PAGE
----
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Congress's Attributions and How It Fits in the Cogmachine of the National Government

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The framers of the constitution were visionaries who intended for the bicameral Congress to be the most powerful of the three branches of the national government. This branch is obligated to make and implement laws, impose taxes, borrow money, and declare war. The powers of Congress reflect those of a representative democracy. While the framers intended for Congress to represent the sentiments and beliefs of the majority, the framers did not want the Congress to exactly mirror the public view. They did not trust the generally ill-informed and uneducated common man, who would be influenced by his passions when making critical decisions regarding governmental policies. Congress’s role, therefore, was to understand the will of the people, develop and refine their ideas if needed, and govern based not on public whims but rather what they believed was best. While the way in which Congressmen are elected into office represents a democracy, Congressmen have the ability to act outside the public’s will. Although Congressmen’s appointment reflects the will of the people, as Congressmen are voted directly into office by the people and have limited term years, the body may ignore public desires, as Congressmen benefit from gerrymandering and the manipulation of districts of electoral constituencies, and at times indulges in external influences, such as their party’s, special interest groups and lobbyists, or their own.

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Elected Congressmen representing their constituents understand that one of the most important roles they have is to serve the people of the district or state which put them in power. Ignoring the views of the constituents and remaining out of touch can cost representatives a chance at incumbency. In fact, Congressmen visit their home district several times a year in order to actively listen and understand their constituent’s views. Not only do they listen to the voices of the electors who call their office and volunteer their opinions, members of Congress also follow public opinion polls and surveys. They fully understand that the terms set by the constitution; two-year terms for members of the House of Representatives and six-year terms for the Senate makes them more responsible towards the needs and viewpoints of the constituents. The term year limits of Congress also limit the time in which members can develop financially beneficial commitment to special interest groups, thereby undermining the influence of lobbyist who seek to influence legislation. Congressmen understand that voters who elected them expect their representative to reflect their views, and by alienating constituents, they could result in a failure to get reelected. Therefore, Congressmen are accountable to the citizens and have an incentive to act in good faith when voting for specific legislation. It is due to these factors that members of Congress try to remain in step with the public by representing their constituents’ viewpoints, rendering Congress to be seen a democratic body.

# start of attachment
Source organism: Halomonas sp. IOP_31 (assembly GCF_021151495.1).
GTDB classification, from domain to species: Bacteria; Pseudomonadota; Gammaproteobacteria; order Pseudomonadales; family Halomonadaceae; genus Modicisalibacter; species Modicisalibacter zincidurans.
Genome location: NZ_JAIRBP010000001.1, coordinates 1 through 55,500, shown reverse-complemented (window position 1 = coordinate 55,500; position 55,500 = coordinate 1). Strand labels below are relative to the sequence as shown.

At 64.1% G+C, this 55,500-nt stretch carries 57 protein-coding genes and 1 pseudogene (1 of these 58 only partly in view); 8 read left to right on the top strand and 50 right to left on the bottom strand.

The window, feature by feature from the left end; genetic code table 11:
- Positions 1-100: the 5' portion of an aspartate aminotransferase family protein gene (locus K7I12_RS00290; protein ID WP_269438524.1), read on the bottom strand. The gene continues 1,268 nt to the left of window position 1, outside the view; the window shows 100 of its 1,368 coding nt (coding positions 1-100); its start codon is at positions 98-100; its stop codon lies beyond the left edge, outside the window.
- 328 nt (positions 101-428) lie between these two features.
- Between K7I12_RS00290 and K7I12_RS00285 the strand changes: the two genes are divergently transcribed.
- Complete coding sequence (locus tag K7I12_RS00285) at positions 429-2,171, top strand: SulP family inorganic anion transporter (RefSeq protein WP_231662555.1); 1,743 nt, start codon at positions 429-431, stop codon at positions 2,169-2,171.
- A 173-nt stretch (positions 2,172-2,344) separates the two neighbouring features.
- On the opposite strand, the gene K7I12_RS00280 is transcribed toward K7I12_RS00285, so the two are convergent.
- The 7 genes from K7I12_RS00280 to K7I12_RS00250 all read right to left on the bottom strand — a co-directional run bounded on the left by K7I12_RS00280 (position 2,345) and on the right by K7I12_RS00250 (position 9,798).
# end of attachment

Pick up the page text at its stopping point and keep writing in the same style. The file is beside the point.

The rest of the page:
Congressmen, however, profit from gerrymandering, the manipulation of districts of electoral constituencies to segregate a voting bloc. Gerrymandering takes three different forms: packing, cracking, and kidnapping. Packing is a system in which the state legislature combines a large voting bloc of one party into one district, which minimizes the number of districts held by a certain party. Cracking, inversely, scatters the opposition’s voting bloc. Kidnapping, the last form, melds two districts of the same party together to force the candidates of said party to compete against one another. Although all of these forms of gerrymandering are initiated by the state legislatures, members of the House benefit greatly from the marginalization of large voting blocs. This, in turn, allows members of the House to disregard the will of the majority. A candidate, whose views contradict those of the majority of the constituents, could be voted into office and represent his or her people, without representing the majority. Processes such as negative racial gerrymandering are specifically problematic, as district lines are drawn to prevent racial minorities from electing a preferable candidate. This was prevalent during the Reconstruction Era, in which white Southern democrats easily manipulated districts to elect white democrats to Congress. Therefore, the various forms of gerrymandering allow state legislatures to elect congressmen whose beliefs and values ultimately may contradict the will of the majority.